Hodge: Yeah, I think where iron ore is the primary driver, that's the case and probably copper is probably in a similar position, some of the other commodities less so. I mean, you look at coal, it's only really been, if you take coking coal, it's only really been in the last three to six months where the prices have really kind of taken off and it has taken off. And thermal coal has been kind of coming a bit longer, but it still hasn't really flowed through to earnings and in a big way yet. So those stocks are primed to do significantly better in the next financial year than the one that's just gone.
Jackson: And looking beyond the big miners like Rio and BHP, were there any unexpected surprises or highlights the other names you cover? You touched on coal just there?
Hodge: Yeah, so I think I mean, Whitehaven (ASX: WHC) is one that we've thought has been undervalued for some time. And I think it's worth talking about. They haven't seen much, much benefit from those higher coal prices yet. But if you look forward, I think they generated close to $200 million of cash flow in the first couple of months of this financial year. So there really is a lot of earnings and cash flow power kind of pent up in that business. And I think we're going to see that play out over the coming financial year. Iluka (ASX: ILU) was one where the recovery in mineral sands demand and prices has surprised on the upside. I mean, the company has had a few issues in terms of its operation in Sierra Leone. But, with some supply disruption from Rio Tinto and Rio Tinto is the number one producer of titanium feedstock and number two in zircon, with supply disruptions to their main mine in South Africa. You know, there is potential for a kind of a supply side shock scenario. So Iluka is really well placed to meet that strong demand post COVID that we're seeing now. So I think that's probably the one that was called out that was quite a bit better and the outlooks quite a bit better than what we had kind of factored in before.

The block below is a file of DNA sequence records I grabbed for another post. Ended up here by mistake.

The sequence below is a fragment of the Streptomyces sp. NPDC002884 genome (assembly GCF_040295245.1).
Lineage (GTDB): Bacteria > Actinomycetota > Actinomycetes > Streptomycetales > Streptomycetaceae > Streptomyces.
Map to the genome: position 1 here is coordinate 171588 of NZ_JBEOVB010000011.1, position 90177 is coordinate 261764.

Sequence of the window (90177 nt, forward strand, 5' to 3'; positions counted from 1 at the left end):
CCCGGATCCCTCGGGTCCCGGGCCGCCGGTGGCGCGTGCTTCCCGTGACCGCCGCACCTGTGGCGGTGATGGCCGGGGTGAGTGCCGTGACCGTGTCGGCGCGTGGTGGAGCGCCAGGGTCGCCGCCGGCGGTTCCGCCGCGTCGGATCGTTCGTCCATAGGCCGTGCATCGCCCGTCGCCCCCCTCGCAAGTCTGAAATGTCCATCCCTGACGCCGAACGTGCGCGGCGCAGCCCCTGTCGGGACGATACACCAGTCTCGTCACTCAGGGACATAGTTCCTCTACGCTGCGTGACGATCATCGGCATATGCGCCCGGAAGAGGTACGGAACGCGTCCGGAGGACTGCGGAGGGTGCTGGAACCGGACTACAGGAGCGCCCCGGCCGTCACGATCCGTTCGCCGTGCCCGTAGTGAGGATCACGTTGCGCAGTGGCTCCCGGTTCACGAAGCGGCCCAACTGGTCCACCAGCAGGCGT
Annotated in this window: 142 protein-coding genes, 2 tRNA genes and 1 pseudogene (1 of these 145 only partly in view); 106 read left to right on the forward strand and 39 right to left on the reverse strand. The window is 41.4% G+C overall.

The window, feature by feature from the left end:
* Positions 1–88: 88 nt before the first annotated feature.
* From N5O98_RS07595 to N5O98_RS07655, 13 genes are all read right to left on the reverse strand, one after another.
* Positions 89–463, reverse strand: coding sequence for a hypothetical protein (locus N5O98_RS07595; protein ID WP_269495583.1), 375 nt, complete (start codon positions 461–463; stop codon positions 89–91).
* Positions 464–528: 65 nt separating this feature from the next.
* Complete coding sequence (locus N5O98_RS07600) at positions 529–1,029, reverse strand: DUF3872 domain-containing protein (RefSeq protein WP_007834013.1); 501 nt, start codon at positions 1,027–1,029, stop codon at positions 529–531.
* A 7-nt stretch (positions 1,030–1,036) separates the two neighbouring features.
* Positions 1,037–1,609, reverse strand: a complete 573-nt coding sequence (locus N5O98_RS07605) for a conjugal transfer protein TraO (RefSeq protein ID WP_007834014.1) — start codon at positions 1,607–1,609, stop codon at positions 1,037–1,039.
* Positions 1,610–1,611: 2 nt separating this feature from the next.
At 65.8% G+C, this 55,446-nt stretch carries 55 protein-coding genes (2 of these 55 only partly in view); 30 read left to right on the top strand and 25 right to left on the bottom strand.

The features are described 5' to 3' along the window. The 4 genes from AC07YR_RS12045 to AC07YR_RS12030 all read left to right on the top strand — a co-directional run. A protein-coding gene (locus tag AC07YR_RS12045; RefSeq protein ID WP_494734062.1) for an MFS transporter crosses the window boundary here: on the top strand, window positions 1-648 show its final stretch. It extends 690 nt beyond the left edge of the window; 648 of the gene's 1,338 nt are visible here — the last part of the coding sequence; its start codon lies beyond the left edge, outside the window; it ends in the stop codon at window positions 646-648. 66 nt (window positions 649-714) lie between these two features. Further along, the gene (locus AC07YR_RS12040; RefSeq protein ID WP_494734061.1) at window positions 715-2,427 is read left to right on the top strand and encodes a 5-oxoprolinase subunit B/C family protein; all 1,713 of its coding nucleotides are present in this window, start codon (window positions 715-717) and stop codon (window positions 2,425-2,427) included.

Jackson: So with earnings seasons now wrapping up for those of us who don't listen to as many earnings calls as yourself, was there anything interesting or unexpected on a call this season?
Hodge: It's really hard for me to pull something out to be honest, you get to the end of reporting season and the whole thing is pretty much a blur. I mean, I think in some pockets we're seeing, you know, return to kind of cost inflation and I think that's probably most acute in in Western Australian iron ore. And that's not really to be surprised about because it just is, it has been so good over there for so long and obviously with COVID border restrictions that's layering on a bit of extra cost as well. So you do tend to see a pickup in inflation as the cycle drags on and it has started dragging on. But yeah, like in terms of surprises, I think you know, just in terms of probably the outlook for Iluka and the fact that they bring more supply and that looks pretty likely. That's probably the call out on the upside I would say.